The Carroll County commissioners are considering a tax break next year for businesses doing research and development, at the urging of the Economic Development Commission.
Yesterday, the commissioners directed the county attorney's office to draft an ordinance giving businesses a personal property tax credit for equipment and supplies purchased for research and development. The proposal is based on a state law signed by Gov. William Donald Schaefer on May 27, allowing jurisdictions to grant the credit.
"It's a selling tool," Office of Economic Development Administrator William E. Jenne told the commissioners. "We may lose $50,000 to $70,000 [in tax revenue], but I believe that will be more than offset by the jobs and industry created."
Officials in Montgomery County, which has the highest concentration of research and development businesses in Maryland, estimated the tax credit would cost that county about $700,000 the first year, Mr. Jenne said. Carroll's research and development loss would be much lower because most county businesses are manufacturers, he said.
"Down the road, we might have quite a few businesses [that qualify]," Mr. Jenne said.
Legislators who pushed for the state law argued that Maryland is losing industrial prospects to other states that offer the research and development tax credit as an incentive. Also, tax credits are already offered to manufacturing firms for new equipment, forcing research and development firms to compete on an uneven field, he said.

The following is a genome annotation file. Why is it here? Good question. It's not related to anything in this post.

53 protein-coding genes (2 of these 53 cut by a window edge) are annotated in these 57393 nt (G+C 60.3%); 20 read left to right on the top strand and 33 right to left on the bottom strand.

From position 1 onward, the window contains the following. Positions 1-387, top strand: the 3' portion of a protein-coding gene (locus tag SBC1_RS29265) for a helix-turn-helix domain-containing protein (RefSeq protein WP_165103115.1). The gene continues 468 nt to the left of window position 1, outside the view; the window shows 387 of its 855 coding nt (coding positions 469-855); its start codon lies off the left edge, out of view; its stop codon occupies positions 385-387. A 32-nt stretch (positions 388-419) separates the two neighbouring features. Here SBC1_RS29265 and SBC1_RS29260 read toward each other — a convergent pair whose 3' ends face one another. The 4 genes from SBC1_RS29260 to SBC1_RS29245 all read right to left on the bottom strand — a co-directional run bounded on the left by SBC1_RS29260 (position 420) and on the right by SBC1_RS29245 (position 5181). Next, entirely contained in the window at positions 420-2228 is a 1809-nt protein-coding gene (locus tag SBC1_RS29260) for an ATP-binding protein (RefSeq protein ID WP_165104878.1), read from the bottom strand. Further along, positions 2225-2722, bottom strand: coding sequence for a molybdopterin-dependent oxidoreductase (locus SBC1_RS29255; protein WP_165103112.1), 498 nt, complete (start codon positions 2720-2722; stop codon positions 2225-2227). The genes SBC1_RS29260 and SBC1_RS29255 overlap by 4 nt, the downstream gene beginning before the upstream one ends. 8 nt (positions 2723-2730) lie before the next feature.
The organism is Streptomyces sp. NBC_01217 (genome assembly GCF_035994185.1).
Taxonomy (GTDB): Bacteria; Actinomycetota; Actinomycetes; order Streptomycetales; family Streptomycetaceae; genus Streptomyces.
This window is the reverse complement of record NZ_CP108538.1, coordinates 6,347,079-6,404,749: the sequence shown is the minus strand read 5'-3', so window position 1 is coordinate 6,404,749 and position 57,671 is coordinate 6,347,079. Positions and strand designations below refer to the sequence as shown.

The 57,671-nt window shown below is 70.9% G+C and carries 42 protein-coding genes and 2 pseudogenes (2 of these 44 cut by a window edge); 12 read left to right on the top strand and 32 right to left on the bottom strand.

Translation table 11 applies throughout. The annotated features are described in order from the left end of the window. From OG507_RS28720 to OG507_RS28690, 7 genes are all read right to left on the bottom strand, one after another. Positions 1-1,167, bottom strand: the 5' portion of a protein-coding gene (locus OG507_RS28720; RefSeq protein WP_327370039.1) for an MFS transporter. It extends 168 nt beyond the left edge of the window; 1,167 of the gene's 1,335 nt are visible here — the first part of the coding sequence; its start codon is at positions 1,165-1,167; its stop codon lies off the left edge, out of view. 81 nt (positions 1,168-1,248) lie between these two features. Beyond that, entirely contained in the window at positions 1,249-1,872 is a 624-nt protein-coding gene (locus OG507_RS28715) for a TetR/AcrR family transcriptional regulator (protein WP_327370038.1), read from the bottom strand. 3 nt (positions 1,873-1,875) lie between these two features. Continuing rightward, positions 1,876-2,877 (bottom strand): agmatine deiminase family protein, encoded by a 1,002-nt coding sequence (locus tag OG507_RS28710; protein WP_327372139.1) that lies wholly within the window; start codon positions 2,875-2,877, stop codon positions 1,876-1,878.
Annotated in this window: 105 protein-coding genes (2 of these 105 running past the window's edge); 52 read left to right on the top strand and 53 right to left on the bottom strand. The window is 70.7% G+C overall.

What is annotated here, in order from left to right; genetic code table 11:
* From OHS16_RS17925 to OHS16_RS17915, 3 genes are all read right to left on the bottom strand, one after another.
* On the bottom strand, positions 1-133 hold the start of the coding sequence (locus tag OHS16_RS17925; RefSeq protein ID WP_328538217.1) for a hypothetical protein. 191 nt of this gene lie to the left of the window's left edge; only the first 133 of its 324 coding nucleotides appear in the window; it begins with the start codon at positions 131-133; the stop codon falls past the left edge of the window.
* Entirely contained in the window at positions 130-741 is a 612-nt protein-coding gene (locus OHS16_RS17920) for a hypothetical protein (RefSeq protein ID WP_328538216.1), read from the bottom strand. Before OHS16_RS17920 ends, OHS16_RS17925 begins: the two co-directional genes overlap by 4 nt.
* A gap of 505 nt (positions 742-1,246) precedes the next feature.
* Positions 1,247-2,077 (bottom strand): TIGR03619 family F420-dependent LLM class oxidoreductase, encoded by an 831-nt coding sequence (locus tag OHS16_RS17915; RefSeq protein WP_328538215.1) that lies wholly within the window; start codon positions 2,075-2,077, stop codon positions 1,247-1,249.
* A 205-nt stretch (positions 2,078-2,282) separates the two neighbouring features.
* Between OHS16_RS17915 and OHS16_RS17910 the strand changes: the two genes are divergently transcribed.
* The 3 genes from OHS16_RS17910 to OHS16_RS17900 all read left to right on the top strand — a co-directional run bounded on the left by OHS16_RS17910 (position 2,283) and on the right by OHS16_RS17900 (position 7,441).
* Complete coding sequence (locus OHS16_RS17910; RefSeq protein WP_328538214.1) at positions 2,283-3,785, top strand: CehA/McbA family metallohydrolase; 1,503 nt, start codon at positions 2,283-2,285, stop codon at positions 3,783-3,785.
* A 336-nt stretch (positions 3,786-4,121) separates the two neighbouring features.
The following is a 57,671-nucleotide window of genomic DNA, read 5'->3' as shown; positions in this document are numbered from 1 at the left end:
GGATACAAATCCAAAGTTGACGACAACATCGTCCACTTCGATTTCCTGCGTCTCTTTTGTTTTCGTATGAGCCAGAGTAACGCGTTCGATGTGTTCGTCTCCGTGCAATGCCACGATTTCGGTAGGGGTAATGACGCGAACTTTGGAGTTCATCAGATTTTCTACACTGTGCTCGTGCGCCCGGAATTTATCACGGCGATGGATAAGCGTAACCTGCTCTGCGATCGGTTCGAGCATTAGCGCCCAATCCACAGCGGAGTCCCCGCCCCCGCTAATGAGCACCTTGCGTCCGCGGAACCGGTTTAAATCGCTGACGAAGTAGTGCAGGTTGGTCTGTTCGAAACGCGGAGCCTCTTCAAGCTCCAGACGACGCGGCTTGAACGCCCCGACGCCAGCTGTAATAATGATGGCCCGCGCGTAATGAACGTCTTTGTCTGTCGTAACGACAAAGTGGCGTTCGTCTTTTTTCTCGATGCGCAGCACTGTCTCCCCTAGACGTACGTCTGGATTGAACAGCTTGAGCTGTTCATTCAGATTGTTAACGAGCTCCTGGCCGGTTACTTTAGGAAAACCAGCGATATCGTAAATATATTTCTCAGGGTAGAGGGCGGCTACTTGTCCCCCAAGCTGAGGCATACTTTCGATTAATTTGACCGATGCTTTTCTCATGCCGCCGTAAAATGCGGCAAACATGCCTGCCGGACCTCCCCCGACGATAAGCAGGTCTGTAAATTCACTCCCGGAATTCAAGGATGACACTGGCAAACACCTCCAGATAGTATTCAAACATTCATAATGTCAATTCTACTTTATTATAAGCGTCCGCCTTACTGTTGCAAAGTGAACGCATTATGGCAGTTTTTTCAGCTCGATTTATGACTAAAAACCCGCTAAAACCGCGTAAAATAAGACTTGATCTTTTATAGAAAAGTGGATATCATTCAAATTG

"Prince George's County has already adopted an ordinance, Montgomery County is in the process and Anne Arundel County is very close," Mr. Jenne said, adding that the Greater Baltimore Alliance is pushing member counties to adopt the tax credit.
"Within the last three months, four such companies looking for up to 200,000 square feet of space and a potential 150 jobs have expressed reservations about moving their operations to the area [because the credit doesn't exist]," Mr. Jenne said, quoting from a Greater Baltimore Alliance working committee letter to the Baltimore Metropolitan Council.
Carroll County is a member of both organizations.
The credit will show up on business tax bills for up to 75 percent of the cost of new research equipment, Mr. Jenne said.
Under state law, if a Carroll County ordinance were adopted by March 1, businesses could claim a tax credit for any equipment purchased after Jan. 1, 1994, he said.
But county Budget Director Steven D. Powell recommended that the proposed ordinance not take effect until fiscal 1995, which starts in July, because his office has planned for research and development equipment tax revenue in the 1994 budget, Mr. Jenne said.
Before adoption, Carroll's commissioners would sponsor public hearings for comment on the proposed ordinance, Mr. Jenne said.